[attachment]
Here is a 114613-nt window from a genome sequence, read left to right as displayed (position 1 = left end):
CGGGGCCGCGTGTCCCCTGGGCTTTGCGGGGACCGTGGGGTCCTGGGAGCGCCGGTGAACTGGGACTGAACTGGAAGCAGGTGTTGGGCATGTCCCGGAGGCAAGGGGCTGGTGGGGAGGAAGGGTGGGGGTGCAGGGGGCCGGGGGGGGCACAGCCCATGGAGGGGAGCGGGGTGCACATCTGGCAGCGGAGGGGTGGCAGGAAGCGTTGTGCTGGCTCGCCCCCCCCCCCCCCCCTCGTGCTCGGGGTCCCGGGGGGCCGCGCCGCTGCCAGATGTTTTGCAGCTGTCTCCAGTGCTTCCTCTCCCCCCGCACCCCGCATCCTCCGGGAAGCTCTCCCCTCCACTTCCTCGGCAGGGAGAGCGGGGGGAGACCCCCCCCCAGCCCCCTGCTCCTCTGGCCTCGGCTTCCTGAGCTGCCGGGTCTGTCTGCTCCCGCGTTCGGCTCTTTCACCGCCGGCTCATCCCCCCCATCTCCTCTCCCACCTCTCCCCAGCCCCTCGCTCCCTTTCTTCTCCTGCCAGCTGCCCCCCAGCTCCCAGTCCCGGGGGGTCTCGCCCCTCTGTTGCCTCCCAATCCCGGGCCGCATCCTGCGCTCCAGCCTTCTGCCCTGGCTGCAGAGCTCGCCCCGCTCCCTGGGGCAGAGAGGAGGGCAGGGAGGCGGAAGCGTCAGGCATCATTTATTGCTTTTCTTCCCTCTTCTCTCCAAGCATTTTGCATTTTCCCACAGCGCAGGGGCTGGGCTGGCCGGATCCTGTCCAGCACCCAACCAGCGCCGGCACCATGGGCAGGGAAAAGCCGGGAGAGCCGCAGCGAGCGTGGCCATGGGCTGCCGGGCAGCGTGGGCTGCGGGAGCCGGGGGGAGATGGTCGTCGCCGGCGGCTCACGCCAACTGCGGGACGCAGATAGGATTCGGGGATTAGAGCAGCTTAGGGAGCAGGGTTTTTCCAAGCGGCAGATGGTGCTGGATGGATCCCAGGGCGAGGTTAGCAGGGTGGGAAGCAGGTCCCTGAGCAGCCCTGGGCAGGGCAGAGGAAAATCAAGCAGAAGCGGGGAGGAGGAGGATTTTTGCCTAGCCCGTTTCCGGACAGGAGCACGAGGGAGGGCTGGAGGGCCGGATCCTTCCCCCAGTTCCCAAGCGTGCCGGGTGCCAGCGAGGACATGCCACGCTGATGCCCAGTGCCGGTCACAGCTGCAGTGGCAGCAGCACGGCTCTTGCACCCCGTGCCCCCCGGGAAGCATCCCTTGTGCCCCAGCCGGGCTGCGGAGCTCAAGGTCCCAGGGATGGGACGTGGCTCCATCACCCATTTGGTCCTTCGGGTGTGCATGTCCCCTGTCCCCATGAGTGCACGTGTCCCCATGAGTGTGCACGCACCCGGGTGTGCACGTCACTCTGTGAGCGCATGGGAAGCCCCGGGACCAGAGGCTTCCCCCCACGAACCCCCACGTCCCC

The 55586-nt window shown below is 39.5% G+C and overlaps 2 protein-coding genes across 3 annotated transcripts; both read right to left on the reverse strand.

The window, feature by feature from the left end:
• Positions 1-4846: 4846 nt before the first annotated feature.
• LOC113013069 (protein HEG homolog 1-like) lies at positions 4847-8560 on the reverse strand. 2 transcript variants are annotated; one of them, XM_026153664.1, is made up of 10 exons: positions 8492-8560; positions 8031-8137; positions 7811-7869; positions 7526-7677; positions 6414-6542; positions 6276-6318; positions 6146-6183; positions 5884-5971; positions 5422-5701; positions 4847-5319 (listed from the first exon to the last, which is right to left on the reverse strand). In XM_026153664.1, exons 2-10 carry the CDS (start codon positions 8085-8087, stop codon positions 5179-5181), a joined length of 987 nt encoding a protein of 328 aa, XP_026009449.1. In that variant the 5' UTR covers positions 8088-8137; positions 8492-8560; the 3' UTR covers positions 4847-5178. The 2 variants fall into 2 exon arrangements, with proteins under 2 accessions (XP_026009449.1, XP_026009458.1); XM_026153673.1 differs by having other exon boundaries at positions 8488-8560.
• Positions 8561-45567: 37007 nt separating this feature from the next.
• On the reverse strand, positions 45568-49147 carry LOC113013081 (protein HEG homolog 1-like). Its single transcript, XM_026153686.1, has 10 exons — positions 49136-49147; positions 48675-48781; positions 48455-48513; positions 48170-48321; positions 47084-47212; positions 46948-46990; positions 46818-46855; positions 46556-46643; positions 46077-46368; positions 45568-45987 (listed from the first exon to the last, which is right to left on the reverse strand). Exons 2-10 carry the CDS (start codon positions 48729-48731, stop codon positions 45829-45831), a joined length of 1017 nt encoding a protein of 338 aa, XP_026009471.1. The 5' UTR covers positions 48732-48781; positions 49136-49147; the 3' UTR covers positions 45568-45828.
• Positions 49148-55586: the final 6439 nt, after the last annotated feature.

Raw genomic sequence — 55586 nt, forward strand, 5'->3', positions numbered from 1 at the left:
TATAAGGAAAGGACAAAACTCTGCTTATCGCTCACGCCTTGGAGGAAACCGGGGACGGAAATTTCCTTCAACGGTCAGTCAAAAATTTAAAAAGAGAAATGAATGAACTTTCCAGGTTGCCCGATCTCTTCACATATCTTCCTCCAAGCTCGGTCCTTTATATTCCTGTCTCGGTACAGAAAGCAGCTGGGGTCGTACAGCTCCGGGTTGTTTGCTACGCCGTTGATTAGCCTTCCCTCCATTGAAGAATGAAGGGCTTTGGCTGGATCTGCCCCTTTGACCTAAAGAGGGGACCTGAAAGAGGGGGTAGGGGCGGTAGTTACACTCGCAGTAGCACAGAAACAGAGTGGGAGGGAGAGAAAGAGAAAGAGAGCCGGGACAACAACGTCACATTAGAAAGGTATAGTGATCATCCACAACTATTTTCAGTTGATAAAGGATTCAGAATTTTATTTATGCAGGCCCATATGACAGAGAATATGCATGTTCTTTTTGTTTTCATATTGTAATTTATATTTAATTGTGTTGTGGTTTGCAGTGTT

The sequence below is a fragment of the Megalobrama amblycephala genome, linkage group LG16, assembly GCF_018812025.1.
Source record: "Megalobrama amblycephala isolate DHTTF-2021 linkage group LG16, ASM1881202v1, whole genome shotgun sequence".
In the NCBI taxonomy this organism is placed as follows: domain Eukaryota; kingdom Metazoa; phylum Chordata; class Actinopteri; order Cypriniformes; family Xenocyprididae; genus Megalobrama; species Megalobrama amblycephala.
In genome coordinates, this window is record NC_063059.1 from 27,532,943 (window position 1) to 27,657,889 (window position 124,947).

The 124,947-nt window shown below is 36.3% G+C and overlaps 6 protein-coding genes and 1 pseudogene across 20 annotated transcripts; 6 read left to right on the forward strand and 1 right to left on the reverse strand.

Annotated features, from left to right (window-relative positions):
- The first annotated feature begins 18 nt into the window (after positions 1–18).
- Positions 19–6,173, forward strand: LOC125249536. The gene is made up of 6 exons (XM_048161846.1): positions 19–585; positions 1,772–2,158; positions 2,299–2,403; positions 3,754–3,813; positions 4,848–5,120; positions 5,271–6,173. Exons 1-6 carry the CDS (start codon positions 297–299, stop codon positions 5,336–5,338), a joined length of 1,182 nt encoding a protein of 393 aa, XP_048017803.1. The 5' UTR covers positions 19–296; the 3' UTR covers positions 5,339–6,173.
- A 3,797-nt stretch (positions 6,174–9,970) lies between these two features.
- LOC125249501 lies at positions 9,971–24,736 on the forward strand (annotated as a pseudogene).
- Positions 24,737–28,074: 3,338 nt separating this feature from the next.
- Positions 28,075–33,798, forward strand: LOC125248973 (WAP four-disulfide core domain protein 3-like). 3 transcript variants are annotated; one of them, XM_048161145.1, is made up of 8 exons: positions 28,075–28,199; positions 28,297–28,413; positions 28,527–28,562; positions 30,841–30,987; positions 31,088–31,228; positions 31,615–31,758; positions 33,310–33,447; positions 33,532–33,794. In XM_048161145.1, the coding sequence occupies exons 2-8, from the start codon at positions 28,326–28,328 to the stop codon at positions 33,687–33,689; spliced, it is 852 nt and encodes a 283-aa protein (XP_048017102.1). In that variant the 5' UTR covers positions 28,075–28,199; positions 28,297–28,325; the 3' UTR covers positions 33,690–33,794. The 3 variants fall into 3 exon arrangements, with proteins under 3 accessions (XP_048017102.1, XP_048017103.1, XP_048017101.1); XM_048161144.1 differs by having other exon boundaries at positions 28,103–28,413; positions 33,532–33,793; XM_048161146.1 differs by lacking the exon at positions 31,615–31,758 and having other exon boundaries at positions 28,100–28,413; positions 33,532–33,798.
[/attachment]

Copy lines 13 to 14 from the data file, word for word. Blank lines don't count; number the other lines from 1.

Source record: "Megalobrama amblycephala isolate DHTTF-2021 linkage group LG16, ASM1881202v1, whole genome shotgun sequence".
In the NCBI taxonomy this organism is placed as follows: domain Eukaryota; kingdom Metazoa; phylum Chordata; class Actinopteri; order Cypriniformes; family Xenocyprididae; genus Megalobrama; species Megalobrama amblycephala.